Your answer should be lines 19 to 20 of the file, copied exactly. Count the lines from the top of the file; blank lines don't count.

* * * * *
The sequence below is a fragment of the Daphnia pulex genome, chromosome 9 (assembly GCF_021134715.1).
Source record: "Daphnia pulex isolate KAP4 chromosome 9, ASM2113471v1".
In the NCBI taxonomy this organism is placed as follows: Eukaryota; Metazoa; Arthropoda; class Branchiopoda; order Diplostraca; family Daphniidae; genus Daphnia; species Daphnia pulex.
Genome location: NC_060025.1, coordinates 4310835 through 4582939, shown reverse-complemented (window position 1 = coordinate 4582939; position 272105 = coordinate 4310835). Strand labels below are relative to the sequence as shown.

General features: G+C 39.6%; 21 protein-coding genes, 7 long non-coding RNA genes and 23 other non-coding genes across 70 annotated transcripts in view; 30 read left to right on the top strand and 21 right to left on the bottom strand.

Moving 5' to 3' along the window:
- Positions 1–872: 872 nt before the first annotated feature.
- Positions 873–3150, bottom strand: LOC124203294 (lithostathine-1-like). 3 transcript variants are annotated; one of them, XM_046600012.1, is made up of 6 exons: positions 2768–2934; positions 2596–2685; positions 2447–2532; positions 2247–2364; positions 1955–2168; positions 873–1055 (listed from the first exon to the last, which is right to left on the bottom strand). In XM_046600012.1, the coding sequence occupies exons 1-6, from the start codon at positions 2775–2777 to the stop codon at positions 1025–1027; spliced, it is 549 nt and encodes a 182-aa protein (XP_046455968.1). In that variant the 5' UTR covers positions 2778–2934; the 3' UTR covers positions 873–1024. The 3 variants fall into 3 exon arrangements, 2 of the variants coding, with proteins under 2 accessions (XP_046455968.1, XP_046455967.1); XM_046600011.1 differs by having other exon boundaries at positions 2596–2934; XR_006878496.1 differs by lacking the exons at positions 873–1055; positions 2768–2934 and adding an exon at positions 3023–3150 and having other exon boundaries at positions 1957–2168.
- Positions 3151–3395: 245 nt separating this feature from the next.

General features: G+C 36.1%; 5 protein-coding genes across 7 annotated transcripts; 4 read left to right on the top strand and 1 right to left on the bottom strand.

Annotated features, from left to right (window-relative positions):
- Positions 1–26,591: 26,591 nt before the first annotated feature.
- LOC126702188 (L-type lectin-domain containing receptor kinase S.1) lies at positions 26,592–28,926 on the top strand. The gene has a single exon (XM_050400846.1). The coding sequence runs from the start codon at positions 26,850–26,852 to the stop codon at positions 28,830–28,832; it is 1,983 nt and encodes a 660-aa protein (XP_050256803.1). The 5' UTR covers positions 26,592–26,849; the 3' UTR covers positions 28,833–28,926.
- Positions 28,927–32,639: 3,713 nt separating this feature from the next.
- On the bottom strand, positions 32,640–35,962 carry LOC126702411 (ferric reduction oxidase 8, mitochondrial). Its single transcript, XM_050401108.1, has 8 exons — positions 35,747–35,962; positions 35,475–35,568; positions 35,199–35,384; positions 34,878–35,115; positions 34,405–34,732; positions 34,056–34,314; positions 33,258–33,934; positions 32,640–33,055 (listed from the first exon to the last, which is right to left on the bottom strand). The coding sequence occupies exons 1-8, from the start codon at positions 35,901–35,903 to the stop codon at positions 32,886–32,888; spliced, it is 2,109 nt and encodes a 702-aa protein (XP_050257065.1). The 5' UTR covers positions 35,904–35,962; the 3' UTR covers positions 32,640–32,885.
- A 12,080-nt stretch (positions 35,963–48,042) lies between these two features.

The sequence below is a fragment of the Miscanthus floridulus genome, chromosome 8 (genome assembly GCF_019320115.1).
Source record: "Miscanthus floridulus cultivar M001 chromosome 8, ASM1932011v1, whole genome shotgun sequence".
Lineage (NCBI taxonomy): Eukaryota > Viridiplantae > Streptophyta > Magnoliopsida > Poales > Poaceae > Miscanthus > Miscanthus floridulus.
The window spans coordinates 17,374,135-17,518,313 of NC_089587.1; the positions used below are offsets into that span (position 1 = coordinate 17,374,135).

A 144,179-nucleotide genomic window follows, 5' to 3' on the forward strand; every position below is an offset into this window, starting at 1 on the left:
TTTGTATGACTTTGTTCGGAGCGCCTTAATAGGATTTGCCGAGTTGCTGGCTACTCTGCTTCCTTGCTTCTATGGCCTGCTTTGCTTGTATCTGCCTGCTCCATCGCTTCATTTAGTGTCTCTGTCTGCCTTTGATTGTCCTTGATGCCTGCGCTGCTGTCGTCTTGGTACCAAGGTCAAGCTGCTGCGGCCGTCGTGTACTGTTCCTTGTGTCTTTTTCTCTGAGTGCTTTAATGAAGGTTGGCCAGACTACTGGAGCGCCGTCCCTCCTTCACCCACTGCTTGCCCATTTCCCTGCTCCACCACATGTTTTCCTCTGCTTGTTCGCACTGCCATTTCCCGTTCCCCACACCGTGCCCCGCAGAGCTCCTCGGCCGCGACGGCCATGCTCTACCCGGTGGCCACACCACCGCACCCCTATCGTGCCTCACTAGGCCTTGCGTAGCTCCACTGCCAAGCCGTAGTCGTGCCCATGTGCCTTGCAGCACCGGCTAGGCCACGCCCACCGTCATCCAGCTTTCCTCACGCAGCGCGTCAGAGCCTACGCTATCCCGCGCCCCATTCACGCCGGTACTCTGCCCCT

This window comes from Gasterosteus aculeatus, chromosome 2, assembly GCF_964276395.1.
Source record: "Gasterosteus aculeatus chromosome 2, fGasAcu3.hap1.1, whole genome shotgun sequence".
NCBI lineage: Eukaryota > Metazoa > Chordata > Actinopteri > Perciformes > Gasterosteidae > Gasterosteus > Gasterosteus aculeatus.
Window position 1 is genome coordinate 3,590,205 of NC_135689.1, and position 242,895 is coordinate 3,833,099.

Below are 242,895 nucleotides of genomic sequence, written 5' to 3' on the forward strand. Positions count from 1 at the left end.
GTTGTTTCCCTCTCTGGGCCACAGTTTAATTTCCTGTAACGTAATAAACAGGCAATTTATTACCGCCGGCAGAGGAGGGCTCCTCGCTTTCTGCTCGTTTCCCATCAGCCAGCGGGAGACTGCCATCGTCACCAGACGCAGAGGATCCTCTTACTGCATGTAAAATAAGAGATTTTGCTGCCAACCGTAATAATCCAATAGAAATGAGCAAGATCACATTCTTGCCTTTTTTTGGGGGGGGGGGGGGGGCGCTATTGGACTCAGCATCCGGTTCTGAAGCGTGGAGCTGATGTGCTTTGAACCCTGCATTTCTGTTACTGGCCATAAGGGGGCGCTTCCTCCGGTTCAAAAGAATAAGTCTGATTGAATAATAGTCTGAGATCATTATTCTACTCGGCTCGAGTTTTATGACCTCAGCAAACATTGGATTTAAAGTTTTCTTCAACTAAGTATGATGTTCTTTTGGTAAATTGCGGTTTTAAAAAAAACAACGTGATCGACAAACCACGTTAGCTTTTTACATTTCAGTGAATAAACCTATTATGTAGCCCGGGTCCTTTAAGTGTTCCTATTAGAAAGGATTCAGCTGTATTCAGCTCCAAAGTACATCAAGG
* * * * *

Lineage (NCBI taxonomy): Eukaryota > Viridiplantae > Streptophyta > Magnoliopsida > Poales > Poaceae > Miscanthus > Miscanthus floridulus.
The window spans coordinates 17,374,135-17,518,313 of NC_089587.1; the positions used below are offsets into that span (position 1 = coordinate 17,374,135).